A comparative analysis of a consumer's right to information in Vietnam and Australia
thesisposted on 28.03.2022, 19:03 by Lam Uyen Lu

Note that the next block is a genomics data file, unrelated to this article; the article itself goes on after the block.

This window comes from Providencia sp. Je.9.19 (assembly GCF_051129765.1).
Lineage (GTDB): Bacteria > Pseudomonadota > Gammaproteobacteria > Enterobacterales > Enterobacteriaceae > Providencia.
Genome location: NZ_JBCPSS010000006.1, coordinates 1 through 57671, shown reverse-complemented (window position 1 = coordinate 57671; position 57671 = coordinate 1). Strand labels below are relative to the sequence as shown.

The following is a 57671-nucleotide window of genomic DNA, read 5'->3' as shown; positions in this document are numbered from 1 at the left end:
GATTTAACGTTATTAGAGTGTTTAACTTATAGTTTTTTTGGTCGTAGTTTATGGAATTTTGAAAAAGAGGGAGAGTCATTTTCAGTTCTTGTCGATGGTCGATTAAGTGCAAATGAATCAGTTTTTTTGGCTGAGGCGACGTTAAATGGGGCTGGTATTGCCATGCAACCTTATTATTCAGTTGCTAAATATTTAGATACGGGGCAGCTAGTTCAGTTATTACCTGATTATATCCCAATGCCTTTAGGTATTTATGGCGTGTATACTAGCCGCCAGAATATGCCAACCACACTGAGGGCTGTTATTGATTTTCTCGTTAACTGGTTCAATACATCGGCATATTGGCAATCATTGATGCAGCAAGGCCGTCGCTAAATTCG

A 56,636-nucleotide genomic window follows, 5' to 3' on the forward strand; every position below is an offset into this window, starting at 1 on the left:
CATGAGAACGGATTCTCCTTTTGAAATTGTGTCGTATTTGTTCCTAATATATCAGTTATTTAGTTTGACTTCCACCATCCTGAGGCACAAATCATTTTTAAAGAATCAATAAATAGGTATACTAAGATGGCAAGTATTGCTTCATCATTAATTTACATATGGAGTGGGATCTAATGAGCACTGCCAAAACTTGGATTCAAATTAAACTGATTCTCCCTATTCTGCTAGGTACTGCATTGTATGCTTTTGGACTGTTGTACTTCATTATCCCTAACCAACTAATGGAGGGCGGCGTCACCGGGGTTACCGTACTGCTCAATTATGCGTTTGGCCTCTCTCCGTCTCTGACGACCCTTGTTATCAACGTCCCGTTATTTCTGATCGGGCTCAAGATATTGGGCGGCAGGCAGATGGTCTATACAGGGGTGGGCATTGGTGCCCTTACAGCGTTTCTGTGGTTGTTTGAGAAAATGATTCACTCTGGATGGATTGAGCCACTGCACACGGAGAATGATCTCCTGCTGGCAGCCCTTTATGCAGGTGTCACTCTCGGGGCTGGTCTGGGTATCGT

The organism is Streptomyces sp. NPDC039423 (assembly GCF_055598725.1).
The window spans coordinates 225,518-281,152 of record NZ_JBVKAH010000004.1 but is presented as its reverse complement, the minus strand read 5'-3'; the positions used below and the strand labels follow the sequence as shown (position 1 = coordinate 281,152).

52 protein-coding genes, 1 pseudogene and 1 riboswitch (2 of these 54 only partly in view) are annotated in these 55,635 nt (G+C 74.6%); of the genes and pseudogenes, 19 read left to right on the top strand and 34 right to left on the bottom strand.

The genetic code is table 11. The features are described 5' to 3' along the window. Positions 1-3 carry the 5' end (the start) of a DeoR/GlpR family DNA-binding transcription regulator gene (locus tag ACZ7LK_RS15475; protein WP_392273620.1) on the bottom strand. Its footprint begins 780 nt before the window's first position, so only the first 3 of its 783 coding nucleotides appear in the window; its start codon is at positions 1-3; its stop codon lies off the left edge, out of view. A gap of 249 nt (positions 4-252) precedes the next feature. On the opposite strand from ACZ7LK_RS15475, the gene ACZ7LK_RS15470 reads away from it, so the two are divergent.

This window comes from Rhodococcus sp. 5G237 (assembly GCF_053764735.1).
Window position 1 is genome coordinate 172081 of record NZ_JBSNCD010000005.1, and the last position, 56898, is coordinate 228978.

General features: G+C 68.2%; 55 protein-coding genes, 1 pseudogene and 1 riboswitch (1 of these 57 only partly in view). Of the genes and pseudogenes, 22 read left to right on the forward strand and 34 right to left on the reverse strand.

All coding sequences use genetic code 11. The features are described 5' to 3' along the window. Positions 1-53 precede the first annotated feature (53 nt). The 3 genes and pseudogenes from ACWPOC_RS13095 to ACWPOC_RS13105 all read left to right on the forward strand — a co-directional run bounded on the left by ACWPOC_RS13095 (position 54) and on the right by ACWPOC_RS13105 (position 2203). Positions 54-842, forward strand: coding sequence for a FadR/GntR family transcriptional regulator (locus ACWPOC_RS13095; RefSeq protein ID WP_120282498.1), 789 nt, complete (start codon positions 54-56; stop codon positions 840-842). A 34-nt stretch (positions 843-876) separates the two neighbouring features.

The rapid rise in the sums expended by companies on advertising and promotional campaigns, together with the increase in the volume of commercial transactions, have made a customer's right to information an important legal right. In such a context, it is critical to ensure that consumers have a clear and comprehensive right to obtain information as to the attributes of the goods and services they purchase and the terms on which they purchase them. Such a legal right to information both supports the creation of competitive markets and enhances the contractual freedom of consumers in commercial transactions. Besides, the challenge for consumer protection emerged from the reality that only in 2017, the Vietnamese Department of Competition and Consumer Protection (Ministry of Industry and Trade) received and handled over 1,400 complaints and requests of consumers related to violations of consumer rights.1 To accomplish this objective, it is imperative that Vietnam develops an effective legislative framework to protect the consumer's right to information. Furthermore, such a right to information needs to be fortified by effective consumer protections relating to the prohibition of misleading or deceptive conduct and the prohibition of unfair terms in contracts. This issue is particularly significant for Vietnam as Vietnam's consumer laws display a variety of deficiencies in structure and content that potentially reduces their effectiveness. The central objective of this dissertation is to compare the consumer's right to information under the consumer laws of Vietnam with that of Australia in order to analyse the effectiveness of the Vietnamese regulatory structure and propose recommendations for reform. As Australia has a mature legal framework in this area that has been regularly updated to address the evolving commercial landscape, this comparative legal analysis will help identify weaknesses in the Vietnamese law and inform the reform discourse. The thesis will begin by considering an optimal theoretical model of consumer protection that can provide relevant indicia for assessing the effectiveness of consumer law. Building on this theoretical foundation, the thesis will critically analyse provisions in the Vietnamese consumer law on the consumer's right to information, the prohibition against misleading or deceptive conduct and the prohibition against unfair contract terms, and compare such provisions to equivalent terms in the Australian consumer law to design effective reforms to Vietnamese laws in the area. Applying a doctrinal research methodology and a comparative legal method, case law, legislation, and legal theories will be evaluated for the purpose of addressing the central research question. The thesis will identify similarities and differences between Australia's and Vietnam's regulatory frameworks, measure the merit of rules on the topic, and determine the conditions and consequences of such differences. The fundamental differences in the structure of the laws, the design of the definition of consumer generally and the design of regulations on misleading or deceptive conduct and unfair contract term specifically will be identified and analysed. The thesis will conclude by presenting recommendations to reform the Vietnamese consumer law to both better serve the interests of individual consumers and support economic efficiency. As the contemporary economy is rapidly changing in response to evolving commercial and societal developments, it is imperative that laws are amended and refined as necessary to regulate such change. It is hoped that the thesis will contribute to the improvement of Vietnamese consumer law, and inspire comparative studies related to the process of improving the quality of private law system in other developing countries so as to enrich contemporary commercial and legal life.